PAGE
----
“Go check on the kids!” she yelled, gripped by a shrill, pure panic.

I sprinted down the hallway and opened Cam’s door. Our three-year-old had just moved into his own bed. He was still scared of thunder, and my heart sank as I wondered how he would handle this sledgehammer-­like crashing on the front of his home. He was wide awake and crying by the time I burst in.

“It’s okay, sweetie. Mommy will be here in a second. You are safe.”

I quickly kissed him on his forehead. Five-year-old Sylvie was in the room adjacent. I checked on her next. She was starting to stir, but not yet upset. Only curious.

“It’s okay, Syl. Don’t worry about the noise. Try to go back to sleep.”

Lisa arrived in Sylvie’s room.

“They’re fine, honey,” I said.

Then an absurdity. I thought to myself: Someone is knocking on my door. What do you do when someone knocks on your door? You go answer it.

“I’m going to answer the door,” I said to my wife, as calmly as if I anticipated a delivery from Amazon or neighborhood kids selling Girl Scout cookies.

I began to walk downstairs. Through the windows of the house, I noticed several more FBI agents moving furtively across our backyard. The trees had lost enough foliage to leave the agents mostly exposed, but they were still trying their best to conceal themselves.

I reached the door and called out, “Okay, I’m opening it.”

I swallowed hard and prepared myself for an overzealous agent ramming the door into my face and shattering my nose, or maybe anxiously discharging a chambered round into my chest.

It wasn’t until my hands were fiddling with the brass deadbolt that I remembered I was standing in only my Hanes boxer briefs and a dingy V-neck undershirt. I had a quick flashback to the TV lounge in college, watching Cops with my buddies and asking, “Why do these white trash criminals always get arrested in their undershirts and slippers?”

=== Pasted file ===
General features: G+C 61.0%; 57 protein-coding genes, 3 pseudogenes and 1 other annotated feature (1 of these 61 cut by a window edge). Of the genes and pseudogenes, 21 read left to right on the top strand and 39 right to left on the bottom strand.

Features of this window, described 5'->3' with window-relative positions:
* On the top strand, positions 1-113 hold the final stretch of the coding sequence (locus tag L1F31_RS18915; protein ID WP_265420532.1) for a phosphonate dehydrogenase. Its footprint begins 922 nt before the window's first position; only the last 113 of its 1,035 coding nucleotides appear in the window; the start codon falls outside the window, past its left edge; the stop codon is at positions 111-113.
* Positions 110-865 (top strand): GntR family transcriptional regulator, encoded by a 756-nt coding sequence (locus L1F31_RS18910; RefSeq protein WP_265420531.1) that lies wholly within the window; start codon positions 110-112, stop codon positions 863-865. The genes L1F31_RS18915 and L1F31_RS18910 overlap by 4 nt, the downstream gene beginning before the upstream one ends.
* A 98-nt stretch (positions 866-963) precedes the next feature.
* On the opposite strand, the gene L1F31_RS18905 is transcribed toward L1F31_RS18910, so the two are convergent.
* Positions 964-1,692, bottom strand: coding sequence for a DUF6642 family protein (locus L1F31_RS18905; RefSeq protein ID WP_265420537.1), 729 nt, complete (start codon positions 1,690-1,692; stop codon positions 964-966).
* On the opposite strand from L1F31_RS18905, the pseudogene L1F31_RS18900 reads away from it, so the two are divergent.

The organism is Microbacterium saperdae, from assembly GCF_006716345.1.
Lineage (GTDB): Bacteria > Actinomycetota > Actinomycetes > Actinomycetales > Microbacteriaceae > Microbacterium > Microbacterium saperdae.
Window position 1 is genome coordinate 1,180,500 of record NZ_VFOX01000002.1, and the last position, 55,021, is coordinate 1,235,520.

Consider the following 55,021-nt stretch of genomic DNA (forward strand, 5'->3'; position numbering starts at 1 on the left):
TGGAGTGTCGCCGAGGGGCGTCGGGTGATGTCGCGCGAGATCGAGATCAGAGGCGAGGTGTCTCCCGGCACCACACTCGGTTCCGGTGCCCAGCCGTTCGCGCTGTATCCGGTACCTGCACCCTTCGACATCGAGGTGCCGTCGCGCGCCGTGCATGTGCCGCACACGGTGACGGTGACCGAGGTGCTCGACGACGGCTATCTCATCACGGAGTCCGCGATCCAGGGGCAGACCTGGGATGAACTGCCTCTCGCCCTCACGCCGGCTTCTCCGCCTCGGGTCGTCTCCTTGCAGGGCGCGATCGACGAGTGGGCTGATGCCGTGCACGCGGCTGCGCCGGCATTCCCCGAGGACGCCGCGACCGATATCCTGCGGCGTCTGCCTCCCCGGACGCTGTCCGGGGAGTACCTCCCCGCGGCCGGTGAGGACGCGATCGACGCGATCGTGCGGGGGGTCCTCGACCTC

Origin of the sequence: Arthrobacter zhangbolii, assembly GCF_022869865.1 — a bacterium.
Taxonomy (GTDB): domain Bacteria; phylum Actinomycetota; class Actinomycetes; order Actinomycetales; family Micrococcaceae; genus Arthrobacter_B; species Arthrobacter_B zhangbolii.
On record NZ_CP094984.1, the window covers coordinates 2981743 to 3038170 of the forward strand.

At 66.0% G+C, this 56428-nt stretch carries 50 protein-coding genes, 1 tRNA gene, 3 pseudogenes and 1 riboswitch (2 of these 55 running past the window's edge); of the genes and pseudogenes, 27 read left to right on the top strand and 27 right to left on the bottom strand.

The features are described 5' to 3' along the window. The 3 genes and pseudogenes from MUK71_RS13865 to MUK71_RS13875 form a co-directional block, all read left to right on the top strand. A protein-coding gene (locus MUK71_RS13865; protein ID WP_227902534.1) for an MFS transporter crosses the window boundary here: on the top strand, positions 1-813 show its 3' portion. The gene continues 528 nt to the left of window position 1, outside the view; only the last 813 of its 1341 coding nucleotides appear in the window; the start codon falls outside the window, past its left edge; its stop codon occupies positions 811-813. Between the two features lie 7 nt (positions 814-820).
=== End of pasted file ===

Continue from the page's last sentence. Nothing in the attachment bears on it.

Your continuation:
Now, perhaps, it was no longer such a mystery.

Heart racing, ears ringing, I undid the last latch, twisted the handle, and opened the door.

“Mr. Kimelman? Mr. Michael Kimelman?”

The agents were right out of Central Casting. Tall. Bulletproof vests. No-­bullshit expressions. One was a middle-aged white guy, wearing the traditional navy blue windbreaker with yellow FBI lettering. He was in good shape, and kept his hair meticulously short.

His young black partner was handsome and likewise athletic, and appeared to relish sternly shining his flashlight directly into my eyes.

Squinting, trying reflexively to block the blinding beam with my hand, I said that that was indeed my name.

“I have a warrant here for your arrest,” one of them said.

I just stood there, blinking and squinting. In the movies, this is when the accused angrily demands to see the warrant, and then snatches it from the agent’s hands when it’s produced. But that’s the movies. In real life, your brain is like a car that won’t start. No matter how hard you pump the accelerator and twist the key in the ignition, there’s nothing. Three years of law school and several more at a fabled law firm, and all I could think of to say was: “Uh, for what?”

“Securities fraud. This warrant gives us permission to search your house. Please step aside, sir.”

My legs nearly buckled. So this was it. This was how it happened. This was what it looked like, what it sounded like, what it smelled like.

This was how you became one of those guys. A bankster. The people that good folks in the Midwest somewhere — who didn’t know a thing about banking beyond their checking accounts — knew they should hate. This was how you became a bad guy, I thought.

It was too much to begin thinking about what decisions, or what people, had brought me here. But something in me knew. One word resounded in my brain. One word. Zvi. (It rhymed with “me” or “flea.”) One word over and over again.

Zvi. Zvi. Zvi.

So this was how you became one of the bad guys. Zvi.

After regaining a semblance of composure, my first thought was that this was an incredible and outrageous invasion of my space. What about securities fraud could possibly give the FBI agents and a police attack dog the need to search my house full of children in the middle of the night? What the hell were they searching for, the fraudulent securities?